RFID in Retail is Making More Noise

Posted by Ken Lynch on Fri, Oct 07, 2011 @ 02:59 PM

Beyond the Right product, at the right place, at the right time...

music retail rfidRFID in retail
has demonstrated major business benefits in the way of streamlining the supply chain, which leads to reduced costs and enhancing the customer experience - resulting in increased and recurring sales. All good for a thriving business, which is probably why Macy’s and Bloomingdale’s have recently taken a stronger stance on their RFID deployment plans.

Last week it was reported that Macy’s is embarking on a widespread adoption of RFID. This is very exciting to those of us who have been supporters (and developers) of RFID since its infancy. Macy's will be one of the first retailers to implement RFID on a broad scale. Next year, the company plans to be using RFID in all U.S. stores to track items that are regularly stocked and automatically resupplied as they are sold to customers. These “replenishment goods,” which include men's furnishings, intimate apparel, men's pants, denim and women's shoes, make up about 30 percent of its sales. One can deduce that Macy’s expects that number to grow based on its investment in RFID. 

According to Tom Cole, Macy’ chief administrative officer, the goal of the project is to help them ensure they have the right product, in the right place, at the right time for their shoppers. It would seem like a simple notion, but there are many variables in retail that make that a difficult task.  But, RFID can replace some of those pesky variables with the desired constant.

From the Supply Chain to the Fitting Room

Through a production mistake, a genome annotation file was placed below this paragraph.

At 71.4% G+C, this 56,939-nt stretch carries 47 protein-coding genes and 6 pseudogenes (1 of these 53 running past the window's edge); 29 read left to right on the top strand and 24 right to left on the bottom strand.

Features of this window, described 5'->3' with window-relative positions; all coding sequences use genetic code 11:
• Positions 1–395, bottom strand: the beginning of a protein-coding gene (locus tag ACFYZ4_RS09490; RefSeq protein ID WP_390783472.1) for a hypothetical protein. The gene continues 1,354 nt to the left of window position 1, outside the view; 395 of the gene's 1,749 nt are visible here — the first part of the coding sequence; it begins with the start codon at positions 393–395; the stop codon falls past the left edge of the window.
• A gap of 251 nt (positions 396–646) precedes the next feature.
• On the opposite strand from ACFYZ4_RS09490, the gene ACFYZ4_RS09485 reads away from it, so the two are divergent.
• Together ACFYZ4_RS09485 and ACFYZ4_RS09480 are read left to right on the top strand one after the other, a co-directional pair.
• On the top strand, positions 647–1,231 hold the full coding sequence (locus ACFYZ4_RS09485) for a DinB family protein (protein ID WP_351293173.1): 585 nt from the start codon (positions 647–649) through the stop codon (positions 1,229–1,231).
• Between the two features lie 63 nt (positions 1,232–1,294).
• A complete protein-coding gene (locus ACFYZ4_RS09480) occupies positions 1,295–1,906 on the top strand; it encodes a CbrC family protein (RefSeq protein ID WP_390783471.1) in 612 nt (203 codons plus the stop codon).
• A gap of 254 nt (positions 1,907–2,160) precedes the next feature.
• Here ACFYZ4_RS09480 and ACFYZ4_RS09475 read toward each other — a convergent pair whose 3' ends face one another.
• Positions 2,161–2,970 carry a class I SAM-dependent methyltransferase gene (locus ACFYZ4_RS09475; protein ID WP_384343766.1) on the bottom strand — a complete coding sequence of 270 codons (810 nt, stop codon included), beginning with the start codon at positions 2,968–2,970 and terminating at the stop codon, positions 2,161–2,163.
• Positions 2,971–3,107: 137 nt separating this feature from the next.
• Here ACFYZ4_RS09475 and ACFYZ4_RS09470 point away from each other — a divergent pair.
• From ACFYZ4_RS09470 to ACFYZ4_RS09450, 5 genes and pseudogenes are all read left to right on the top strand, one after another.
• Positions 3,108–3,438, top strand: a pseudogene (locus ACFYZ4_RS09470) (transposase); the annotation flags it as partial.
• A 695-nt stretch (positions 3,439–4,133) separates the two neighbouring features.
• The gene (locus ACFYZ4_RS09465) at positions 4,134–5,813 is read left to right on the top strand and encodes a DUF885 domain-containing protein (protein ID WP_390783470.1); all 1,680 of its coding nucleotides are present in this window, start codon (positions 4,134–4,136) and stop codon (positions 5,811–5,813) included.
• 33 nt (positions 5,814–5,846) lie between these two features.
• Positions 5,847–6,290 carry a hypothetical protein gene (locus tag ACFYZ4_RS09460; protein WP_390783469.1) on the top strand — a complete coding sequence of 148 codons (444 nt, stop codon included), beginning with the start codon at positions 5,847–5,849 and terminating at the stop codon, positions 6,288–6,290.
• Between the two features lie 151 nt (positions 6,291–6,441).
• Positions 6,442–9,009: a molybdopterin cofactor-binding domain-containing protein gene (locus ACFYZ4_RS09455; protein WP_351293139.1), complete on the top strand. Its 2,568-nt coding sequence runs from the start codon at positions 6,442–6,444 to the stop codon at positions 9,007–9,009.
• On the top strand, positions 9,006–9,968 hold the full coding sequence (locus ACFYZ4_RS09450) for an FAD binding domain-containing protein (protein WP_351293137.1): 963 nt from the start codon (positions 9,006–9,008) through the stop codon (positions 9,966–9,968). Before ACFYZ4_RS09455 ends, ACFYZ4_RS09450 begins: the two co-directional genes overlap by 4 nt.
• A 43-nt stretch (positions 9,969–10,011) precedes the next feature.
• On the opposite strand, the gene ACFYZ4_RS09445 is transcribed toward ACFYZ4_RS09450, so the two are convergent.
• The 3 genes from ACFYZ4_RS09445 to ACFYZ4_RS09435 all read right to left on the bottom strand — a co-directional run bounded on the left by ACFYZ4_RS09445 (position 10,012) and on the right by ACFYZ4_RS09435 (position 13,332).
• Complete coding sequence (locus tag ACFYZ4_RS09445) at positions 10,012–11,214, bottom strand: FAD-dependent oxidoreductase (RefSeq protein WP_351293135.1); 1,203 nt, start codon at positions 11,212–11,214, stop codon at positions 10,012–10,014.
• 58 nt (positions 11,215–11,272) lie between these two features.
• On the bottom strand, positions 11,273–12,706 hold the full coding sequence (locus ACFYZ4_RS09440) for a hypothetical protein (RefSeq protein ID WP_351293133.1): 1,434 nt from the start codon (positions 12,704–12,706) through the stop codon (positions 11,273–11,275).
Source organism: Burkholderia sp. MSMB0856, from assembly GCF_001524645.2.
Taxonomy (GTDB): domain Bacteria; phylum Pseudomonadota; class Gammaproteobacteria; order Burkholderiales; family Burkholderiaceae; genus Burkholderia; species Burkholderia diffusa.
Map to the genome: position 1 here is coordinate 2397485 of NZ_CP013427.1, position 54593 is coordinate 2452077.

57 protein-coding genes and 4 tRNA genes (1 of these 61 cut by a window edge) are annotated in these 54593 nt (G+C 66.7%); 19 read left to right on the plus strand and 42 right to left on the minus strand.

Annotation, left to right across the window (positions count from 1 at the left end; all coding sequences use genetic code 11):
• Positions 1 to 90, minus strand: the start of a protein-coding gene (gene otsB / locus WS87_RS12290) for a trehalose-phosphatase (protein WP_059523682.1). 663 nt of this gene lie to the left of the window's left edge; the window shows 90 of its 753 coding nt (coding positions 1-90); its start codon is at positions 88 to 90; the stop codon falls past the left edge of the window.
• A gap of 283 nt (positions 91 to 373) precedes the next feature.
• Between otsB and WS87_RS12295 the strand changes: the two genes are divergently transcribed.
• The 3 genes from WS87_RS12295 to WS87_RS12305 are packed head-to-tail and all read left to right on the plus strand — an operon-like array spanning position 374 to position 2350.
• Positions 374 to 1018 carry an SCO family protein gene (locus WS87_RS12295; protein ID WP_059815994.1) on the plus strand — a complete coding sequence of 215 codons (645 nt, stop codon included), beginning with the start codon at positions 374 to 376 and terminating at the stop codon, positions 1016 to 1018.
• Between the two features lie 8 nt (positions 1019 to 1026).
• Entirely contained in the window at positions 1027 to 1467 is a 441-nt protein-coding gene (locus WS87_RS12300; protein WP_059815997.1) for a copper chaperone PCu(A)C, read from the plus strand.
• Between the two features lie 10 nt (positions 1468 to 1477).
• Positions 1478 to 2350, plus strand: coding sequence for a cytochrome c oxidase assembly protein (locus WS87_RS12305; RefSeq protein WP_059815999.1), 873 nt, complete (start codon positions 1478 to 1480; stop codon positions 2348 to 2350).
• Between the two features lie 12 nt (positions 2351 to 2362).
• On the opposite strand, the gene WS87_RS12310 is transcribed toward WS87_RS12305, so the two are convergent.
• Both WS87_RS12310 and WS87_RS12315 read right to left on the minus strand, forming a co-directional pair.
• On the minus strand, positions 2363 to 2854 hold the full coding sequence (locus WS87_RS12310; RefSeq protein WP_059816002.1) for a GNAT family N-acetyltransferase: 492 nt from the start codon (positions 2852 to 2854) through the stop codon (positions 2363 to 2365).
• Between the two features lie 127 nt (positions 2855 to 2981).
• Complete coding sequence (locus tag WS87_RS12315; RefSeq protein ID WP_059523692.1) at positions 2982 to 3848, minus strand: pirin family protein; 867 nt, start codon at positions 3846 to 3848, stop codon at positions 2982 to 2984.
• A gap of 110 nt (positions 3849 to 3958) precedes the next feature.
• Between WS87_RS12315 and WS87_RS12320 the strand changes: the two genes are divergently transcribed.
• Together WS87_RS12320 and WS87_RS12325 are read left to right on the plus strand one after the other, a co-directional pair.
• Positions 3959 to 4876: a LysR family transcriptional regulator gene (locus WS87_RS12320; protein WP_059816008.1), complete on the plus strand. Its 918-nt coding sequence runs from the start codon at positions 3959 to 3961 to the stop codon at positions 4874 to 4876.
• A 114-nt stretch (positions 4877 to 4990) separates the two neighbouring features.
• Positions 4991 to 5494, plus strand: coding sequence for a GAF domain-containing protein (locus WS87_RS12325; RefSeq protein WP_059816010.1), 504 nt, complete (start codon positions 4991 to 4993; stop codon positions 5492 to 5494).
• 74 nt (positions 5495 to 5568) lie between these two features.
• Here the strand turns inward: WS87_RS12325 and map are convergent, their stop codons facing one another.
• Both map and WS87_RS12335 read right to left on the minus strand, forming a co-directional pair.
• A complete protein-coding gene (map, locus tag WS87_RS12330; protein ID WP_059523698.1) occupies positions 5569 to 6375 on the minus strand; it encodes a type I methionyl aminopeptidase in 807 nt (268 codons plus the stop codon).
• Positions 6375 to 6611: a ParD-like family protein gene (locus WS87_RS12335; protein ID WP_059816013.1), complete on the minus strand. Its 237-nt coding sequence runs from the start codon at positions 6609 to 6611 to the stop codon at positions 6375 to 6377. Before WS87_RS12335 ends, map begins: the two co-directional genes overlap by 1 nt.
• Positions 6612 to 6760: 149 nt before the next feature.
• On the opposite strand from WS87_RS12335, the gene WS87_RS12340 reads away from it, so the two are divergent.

RFID is improving the retail experience outside of supply chain enhancements as well.  Recently, ThingMagic UHF RFID readers were featured in a Musical Fitting Room video to show the powerful combination of music, fashion and RFID. It’s a great concept. The idea is to appeal to the individual shopper by playing music that resonates with them, then sending them an SMS with the name of the song and a link to download it for free on StarHub.com. 

To make this work, the clothing items have RFID tags applied to them that, when brought into the dressing room, trigger a song that matches the ‘mood’ of the clothes. The project coveres 16 genres and more than 10,000 songs to encompass all ages and types of shoppers.

With RFID, retailers can count and track item-level inventory much easier, faster and accurately. A very important part of the equation solved. Once you have that part of the equation, you can arrive at “right product, right place, right time” answer. And who doesn’t like getting the right answer all of the time?  Now, with a soundtrack to boot!

Tags: RFID, Retail, Supply Chain, Apparel

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